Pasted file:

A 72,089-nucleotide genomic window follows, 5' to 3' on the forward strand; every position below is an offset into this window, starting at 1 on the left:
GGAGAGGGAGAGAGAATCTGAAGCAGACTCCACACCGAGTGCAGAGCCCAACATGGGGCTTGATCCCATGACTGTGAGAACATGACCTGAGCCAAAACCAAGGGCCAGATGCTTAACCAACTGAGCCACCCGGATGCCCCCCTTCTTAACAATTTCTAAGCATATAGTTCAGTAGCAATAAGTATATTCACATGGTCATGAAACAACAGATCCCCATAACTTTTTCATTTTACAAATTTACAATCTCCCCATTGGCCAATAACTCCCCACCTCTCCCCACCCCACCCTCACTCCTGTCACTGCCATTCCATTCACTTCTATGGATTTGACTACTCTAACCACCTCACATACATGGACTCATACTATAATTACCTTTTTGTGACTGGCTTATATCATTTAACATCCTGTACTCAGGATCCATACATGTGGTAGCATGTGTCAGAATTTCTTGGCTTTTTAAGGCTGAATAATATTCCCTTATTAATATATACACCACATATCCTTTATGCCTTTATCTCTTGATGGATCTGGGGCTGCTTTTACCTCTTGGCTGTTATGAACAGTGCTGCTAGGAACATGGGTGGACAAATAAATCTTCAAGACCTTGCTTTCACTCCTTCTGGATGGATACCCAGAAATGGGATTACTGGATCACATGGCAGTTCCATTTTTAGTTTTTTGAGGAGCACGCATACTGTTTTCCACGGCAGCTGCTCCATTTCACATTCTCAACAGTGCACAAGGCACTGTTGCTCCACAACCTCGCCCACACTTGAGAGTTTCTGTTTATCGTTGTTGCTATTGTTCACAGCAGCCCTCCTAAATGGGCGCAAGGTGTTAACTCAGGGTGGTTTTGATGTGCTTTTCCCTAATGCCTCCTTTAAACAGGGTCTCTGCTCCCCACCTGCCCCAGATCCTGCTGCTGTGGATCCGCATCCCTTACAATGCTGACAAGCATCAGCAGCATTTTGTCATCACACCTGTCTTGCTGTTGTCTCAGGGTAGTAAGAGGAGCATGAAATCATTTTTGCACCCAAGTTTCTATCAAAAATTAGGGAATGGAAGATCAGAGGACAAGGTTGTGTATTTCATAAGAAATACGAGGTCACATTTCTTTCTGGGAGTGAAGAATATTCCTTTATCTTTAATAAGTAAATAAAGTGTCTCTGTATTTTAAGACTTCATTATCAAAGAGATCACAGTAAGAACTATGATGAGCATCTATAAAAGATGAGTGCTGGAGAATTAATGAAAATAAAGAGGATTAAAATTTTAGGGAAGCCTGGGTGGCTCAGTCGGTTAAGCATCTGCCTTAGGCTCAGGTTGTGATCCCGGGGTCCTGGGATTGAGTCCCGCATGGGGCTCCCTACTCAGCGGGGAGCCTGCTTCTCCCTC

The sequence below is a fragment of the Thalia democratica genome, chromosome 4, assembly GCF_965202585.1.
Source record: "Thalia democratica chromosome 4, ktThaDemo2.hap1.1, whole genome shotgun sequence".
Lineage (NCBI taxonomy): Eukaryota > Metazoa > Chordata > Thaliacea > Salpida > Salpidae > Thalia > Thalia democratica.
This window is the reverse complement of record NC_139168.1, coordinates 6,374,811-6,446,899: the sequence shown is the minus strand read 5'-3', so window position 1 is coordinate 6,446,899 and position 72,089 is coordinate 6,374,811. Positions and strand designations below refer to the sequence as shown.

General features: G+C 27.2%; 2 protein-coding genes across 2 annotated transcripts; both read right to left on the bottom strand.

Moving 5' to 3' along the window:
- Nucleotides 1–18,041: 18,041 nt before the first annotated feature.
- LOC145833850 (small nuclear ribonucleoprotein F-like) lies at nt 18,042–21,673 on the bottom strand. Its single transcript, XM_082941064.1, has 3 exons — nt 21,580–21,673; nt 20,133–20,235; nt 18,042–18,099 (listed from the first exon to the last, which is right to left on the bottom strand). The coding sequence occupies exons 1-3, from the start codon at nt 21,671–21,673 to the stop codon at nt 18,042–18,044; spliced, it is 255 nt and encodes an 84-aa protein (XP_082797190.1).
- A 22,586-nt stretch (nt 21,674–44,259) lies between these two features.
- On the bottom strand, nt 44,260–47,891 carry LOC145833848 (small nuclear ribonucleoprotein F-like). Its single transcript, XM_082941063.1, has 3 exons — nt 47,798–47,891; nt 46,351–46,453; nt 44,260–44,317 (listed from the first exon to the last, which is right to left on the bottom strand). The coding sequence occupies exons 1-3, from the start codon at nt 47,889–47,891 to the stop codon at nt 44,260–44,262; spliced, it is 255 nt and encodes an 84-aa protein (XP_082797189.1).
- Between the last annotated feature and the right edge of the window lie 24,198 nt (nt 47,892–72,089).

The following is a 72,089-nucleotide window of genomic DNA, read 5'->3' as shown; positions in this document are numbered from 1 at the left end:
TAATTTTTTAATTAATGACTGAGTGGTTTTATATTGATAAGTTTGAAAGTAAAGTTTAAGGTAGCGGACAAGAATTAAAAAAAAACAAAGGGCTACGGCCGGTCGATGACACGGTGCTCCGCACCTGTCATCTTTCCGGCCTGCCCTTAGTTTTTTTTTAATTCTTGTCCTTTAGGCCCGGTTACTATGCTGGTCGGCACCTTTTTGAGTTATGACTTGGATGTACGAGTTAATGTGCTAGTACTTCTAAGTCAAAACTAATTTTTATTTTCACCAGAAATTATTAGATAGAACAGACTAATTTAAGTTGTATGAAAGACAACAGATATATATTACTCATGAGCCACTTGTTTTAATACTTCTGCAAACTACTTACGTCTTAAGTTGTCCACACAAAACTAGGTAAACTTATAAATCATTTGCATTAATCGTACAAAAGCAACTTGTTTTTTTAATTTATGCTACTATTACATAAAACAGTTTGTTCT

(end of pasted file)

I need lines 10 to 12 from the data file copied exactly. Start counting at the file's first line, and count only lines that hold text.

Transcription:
- LOC145833850 (small nuclear ribonucleoprotein F-like) lies at nt 18,042–21,673 on the bottom strand. Its single transcript, XM_082941064.1, has 3 exons — nt 21,580–21,673; nt 20,133–20,235; nt 18,042–18,099 (listed from the first exon to the last, which is right to left on the bottom strand). The coding sequence occupies exons 1-3, from the start codon at nt 21,671–21,673 to the stop codon at nt 18,042–18,044; spliced, it is 255 nt and encodes an 84-aa protein (XP_082797190.1).
- A 22,586-nt stretch (nt 21,674–44,259) lies between these two features.
- On the bottom strand, nt 44,260–47,891 carry LOC145833848 (small nuclear ribonucleoprotein F-like). Its single transcript, XM_082941063.1, has 3 exons — nt 47,798–47,891; nt 46,351–46,453; nt 44,260–44,317 (listed from the first exon to the last, which is right to left on the bottom strand). The coding sequence occupies exons 1-3, from the start codon at nt 47,889–47,891 to the stop codon at nt 44,260–44,262; spliced, it is 255 nt and encodes an 84-aa protein (XP_082797189.1).